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Burrito Deluxe: Georgia Peach

Robert Horning

Burrito Deluxe

Georgia Peach

Label: Lamon
US Release Date: 2002-08-01
UK Release Date: Available as import

Tribute albums may have exhausted their usefulness. Once, they may have been a way for big names to introduce their fans to their more obscure influences. But now they simply afford the opportunity for a host of lesser talents to try to leech off some of the admiration granted to established artists by performing inferior and utterly superfluent versions of their songs. The air of calculating cynicism inherent to the whole tribute album concept tends to obscure any sincere homage being paid. Burrito Deluxe's Georgia Peach, a bad faith exercise in exploiting the name recognition of Gram Parsons, is especially guilty in this respect. What is packaged like a tribute to Parsons, who more or less invented country rock in the late '60s in his work with the Sweetheart-era Byrds and the Flying Burrito Brothers, is in fact an undistinguished contemporary country album, all the work of a single band, which merely uses a few Flying Burrito Brothers covers to lure in unsuspecting listeners. The presence of original Burrito Brothers slide player Sneaky Pete Kleinow seems a purely token gesture designed as further bait, as his signature sound is conspicuously absent from large portions of this disc.

Instead, the record is dominated by Nashville session men Tommy Spurlock and Carlton Moody, who masterminded the project and co-wrote many of the dreadful originals that make up the bulk of this collection. These originals have absolutely nothing to do with the sound or spirit of Parsons's music and in fact seem to provide substantial evidence that his influence left no mark on the course of mainstream country. Songs like "Bluest Brown Eyes", "She's Still the Queen", and "Call It Love" are far from the country rock hybrid Parsons pioneered; they sound precisely like the slick, formulaic love songs you'd typically hear on current country radio. It's certainly hard to connect Parsons, a visionary free spirit who spent his musical career disassembling the boundaries between genres, to the sound Burrito Deluxe makes in his name, that of a bourgeois, Republican America committed to preserving traditional social boundaries of all sorts. It's harder still to relate him to the abysmal string of clichés and platitudes in "G.P.", a song which whitewashes Parsons into the kind of generic American hero who embodies Heartland-friendly values of hard-working Christian country living. While his love for Jesus, and his eventual receptive welcome by the heavenly host is discussed, no mention is made of his rampant heroin addiction, or his decidedly unheroic death by overdose in a motel room in Yucca Valley.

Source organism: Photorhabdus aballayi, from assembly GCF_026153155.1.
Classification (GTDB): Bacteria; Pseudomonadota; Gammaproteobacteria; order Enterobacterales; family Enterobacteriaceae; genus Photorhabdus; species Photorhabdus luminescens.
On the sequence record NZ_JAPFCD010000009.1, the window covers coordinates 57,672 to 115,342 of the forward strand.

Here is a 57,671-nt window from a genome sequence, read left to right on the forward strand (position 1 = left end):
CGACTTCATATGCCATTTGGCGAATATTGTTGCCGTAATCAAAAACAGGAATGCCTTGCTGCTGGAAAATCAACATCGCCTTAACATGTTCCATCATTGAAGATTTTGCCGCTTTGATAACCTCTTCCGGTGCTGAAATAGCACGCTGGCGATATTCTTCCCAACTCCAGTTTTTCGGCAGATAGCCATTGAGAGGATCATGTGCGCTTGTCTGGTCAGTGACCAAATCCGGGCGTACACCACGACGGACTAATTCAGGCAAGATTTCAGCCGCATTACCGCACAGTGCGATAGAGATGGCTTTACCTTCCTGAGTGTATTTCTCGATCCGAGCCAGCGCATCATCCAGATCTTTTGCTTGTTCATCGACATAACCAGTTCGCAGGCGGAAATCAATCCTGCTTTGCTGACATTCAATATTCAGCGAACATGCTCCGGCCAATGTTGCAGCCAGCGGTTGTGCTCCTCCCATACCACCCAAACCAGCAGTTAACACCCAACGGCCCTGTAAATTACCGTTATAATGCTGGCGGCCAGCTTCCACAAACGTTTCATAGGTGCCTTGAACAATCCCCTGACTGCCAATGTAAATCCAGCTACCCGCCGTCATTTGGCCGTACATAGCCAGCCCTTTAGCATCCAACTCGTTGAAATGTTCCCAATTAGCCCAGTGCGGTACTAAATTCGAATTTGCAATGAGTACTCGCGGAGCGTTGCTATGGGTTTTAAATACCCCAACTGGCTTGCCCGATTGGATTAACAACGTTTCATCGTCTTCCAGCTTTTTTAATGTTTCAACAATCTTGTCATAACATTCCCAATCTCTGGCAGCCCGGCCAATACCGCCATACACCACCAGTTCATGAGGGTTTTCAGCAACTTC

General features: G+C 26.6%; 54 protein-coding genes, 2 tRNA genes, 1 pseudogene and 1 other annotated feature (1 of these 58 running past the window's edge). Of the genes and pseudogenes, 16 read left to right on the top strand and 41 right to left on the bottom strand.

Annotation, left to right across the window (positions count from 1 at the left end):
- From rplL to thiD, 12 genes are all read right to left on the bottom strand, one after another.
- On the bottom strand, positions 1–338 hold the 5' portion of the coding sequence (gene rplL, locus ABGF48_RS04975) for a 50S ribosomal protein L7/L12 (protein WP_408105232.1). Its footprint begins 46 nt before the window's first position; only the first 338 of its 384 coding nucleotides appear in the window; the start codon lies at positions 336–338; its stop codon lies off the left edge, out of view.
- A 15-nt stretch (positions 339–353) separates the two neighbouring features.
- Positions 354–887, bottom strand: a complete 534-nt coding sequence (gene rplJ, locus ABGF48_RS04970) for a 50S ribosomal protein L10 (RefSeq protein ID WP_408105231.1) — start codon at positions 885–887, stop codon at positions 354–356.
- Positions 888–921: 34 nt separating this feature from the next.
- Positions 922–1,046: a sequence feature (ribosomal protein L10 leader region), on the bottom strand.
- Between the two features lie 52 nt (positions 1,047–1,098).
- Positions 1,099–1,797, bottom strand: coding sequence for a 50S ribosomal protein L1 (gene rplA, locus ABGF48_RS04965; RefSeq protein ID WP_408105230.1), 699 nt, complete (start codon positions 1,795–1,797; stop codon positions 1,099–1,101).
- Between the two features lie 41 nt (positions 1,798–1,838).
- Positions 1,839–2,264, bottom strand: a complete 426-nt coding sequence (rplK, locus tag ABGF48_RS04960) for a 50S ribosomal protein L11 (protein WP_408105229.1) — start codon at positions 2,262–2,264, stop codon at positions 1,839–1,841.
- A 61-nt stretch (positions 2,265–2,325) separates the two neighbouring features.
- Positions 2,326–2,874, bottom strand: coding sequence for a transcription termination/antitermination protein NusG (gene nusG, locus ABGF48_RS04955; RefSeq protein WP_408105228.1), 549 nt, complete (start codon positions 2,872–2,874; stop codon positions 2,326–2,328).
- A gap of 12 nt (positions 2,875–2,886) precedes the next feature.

Parsons's most distinctive musical trait may have been his rich, expressive voice, which often injected an aching pathos into the sometimes sub-standard material he chose to work with. His unparalleled tone and phrasing, which flowed as naturally as a lazy stream, suggested depths of feelings the lyrics barely hinted at. Burrito Deluxe's chief vocalists don't approach such sensitivity -- they derive from the Kenny Rogers/Travis Tritt school of bland enunciation and smooth baritone crooning. On two songs, we are introduced to 22-year-old Willie Watson, whose attempts to imitate Parsons fall somewhat short. Compared to the other voices we hear on Georgia Peach, Watson's voice has tremendous character, but by setting himself up to be compared with one of country's most inimitable singers, he destines himself for failure. Where Parsons made "Hickory Wind" aching and wistful, Watson makes it seem a bit maudlin. Gillian Welch allegedly sings backup on this track, but she's buried so low in the mix that her contribution is hard to catch. You certainly won't be reminded of the definitive sound of Emmylou Harris's harmonies on Parsons's solo albums. The Band's Garth Hudson also contributes some organ to the track, but you would never know this unless you read the liner notes. "Hickory Wind", like all the versions here of material Parsons originally recorded, seems a misguided attempt to convince us that Parsons somehow led the way to the sound we now hear on country radio. But it's unfair to blame him for that-he has enough to answer for paving the way for Poco and the Eagles.

Listening to Georgia Peach seems no way to pay tribute to the memory of Gram Parsons memory. If you feel the need to celebrate his memory, you will be far better served listening to some of his actual work: say, for instance, Grevious Angel, which is probably the finest music he ever recorded. But if you still feel the need to have other bands participate your remembrance him, look into The Return of the Grievous Angel, a more conventional tribute album whose sound wouldn't actually embarrass the man it honors.

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